Background and objectives
Suicidal behaviour has proved to be difficult to predict, due in part to the particular limitations of introspection within suicidality. In an effort to overcome this, recent research has demonstrated the utility of indirect measures of "implicit" attitudes within the study of suicidality. However, research to date has focused predominantly on implicit self-evaluations and self-death associations. No work has examined implicit evaluations of death, despite the theoretical importance of such evaluations; "fearlessness of death" is central to both the Interpersonal Theory of Suicide and the Integrated Motivational-Volitional model of suicide.
Twenty-three psychiatric patients with current suicidal ideation and twenty-five normative university students completed two versions of the Implicit Relational Assessment Procedure (IRAP) that targeted evaluations of death. One task specified personal death (i.e., was self-focused) and the other targeted death in the abstract.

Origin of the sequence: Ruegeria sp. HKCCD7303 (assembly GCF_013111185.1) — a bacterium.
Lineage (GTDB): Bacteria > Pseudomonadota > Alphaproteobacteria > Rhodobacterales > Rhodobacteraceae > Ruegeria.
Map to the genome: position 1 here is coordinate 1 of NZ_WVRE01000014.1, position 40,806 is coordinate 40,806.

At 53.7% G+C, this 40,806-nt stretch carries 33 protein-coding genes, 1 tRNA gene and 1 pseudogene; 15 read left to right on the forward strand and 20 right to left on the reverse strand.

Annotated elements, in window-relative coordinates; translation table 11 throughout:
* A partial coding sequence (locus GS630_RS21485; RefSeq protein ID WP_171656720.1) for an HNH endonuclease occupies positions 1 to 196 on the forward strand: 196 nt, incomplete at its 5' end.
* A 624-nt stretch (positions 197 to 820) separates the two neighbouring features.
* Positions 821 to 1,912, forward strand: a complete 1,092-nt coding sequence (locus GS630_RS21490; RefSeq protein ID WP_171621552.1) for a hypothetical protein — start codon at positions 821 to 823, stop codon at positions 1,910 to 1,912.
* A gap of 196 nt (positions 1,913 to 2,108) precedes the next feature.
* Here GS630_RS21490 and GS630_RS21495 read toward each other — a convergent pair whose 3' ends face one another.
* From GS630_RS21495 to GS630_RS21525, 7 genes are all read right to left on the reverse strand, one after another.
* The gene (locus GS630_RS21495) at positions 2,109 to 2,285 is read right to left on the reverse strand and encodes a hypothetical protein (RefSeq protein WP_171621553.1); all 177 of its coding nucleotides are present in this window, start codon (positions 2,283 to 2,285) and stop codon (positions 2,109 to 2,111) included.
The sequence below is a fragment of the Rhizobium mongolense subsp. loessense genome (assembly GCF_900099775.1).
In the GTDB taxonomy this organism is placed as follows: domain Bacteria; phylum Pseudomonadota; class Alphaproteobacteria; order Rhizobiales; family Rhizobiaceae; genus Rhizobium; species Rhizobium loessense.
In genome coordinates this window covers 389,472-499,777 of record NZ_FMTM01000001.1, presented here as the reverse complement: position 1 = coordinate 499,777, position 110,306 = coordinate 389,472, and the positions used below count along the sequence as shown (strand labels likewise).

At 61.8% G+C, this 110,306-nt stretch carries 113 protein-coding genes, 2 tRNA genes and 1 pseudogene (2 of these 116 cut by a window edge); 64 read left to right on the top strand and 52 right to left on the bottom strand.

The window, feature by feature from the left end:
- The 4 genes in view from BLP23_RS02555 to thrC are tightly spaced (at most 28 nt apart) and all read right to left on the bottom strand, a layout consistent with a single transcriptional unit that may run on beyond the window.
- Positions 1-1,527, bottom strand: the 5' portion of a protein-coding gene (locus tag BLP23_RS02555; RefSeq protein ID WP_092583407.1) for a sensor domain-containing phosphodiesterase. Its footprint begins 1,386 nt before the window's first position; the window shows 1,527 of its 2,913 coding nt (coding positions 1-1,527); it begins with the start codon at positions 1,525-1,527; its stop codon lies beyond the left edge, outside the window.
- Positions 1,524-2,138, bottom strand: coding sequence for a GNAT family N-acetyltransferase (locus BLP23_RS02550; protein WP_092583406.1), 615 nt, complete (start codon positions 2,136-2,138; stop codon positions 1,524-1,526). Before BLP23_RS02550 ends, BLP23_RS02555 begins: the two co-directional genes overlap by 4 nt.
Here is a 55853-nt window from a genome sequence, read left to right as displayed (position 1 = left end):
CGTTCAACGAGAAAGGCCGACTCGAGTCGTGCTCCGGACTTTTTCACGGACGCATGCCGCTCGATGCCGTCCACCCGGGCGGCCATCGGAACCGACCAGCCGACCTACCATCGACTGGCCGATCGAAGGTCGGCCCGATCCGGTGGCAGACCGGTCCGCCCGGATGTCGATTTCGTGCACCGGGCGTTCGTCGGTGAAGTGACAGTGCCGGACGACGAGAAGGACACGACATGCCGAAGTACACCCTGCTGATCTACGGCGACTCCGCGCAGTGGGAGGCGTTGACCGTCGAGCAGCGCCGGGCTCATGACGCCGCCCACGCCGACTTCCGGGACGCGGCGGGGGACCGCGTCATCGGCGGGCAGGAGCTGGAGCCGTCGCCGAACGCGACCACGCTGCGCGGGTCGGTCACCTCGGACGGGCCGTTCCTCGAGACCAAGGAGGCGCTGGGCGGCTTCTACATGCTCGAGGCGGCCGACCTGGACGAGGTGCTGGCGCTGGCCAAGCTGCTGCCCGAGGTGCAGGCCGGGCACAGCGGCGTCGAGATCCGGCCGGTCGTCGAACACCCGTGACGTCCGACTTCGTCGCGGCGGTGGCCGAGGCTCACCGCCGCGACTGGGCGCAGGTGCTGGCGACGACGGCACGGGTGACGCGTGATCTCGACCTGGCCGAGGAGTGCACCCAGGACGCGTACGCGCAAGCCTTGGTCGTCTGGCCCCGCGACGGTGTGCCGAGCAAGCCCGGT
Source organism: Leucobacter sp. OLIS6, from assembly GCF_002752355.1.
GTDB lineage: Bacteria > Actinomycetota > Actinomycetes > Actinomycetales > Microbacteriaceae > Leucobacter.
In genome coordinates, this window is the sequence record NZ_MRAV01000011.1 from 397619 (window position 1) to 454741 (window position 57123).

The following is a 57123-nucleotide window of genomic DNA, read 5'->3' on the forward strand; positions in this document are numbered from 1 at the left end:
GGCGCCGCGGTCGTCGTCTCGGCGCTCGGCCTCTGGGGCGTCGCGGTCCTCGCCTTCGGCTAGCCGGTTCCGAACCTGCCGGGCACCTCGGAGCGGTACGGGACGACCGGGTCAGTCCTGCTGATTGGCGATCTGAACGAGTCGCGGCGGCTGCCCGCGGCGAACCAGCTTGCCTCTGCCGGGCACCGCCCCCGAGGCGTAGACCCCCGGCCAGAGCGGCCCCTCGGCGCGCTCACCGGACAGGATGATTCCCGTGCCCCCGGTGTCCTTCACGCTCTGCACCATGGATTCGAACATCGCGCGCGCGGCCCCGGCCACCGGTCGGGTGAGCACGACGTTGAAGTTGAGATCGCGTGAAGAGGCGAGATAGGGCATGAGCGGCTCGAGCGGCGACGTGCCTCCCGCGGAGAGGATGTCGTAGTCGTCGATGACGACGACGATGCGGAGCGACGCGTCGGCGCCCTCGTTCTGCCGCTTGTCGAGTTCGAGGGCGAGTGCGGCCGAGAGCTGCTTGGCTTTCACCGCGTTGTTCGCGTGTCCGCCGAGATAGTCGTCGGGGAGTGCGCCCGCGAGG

Self-focused evaluations of death reliably distinguished between the two groups, correctly classifying 74% of cases, but evaluations of death in the abstract did not. The suicidal group produced specific biases indicating a rejection of the negativity of death. Results are consistent with the definition of suicidality as involving a self-focused wish to die.
For ethical reason, suicidal behaviours were not assessed in the normative group. Groups were therefore not mutually exclusive. This may have decreased the specificity of the IRAP.
Suicidal ideation is associated with an implicit "fearlessness of death". The utility of implicit death-evaluations should therefore be considered alongside self-evaluations and self-death associations in the future.
|Number of pages||9|
|Journal||Journal of Behavior Therapy and Experimental Psychiatry|
|Early online date||17 Nov 2015|
|Publication status||Published - 30 Jun 2016|
- Fearlessness of death
- Implicit attitudes
- Implicit Relational Assessment Procedure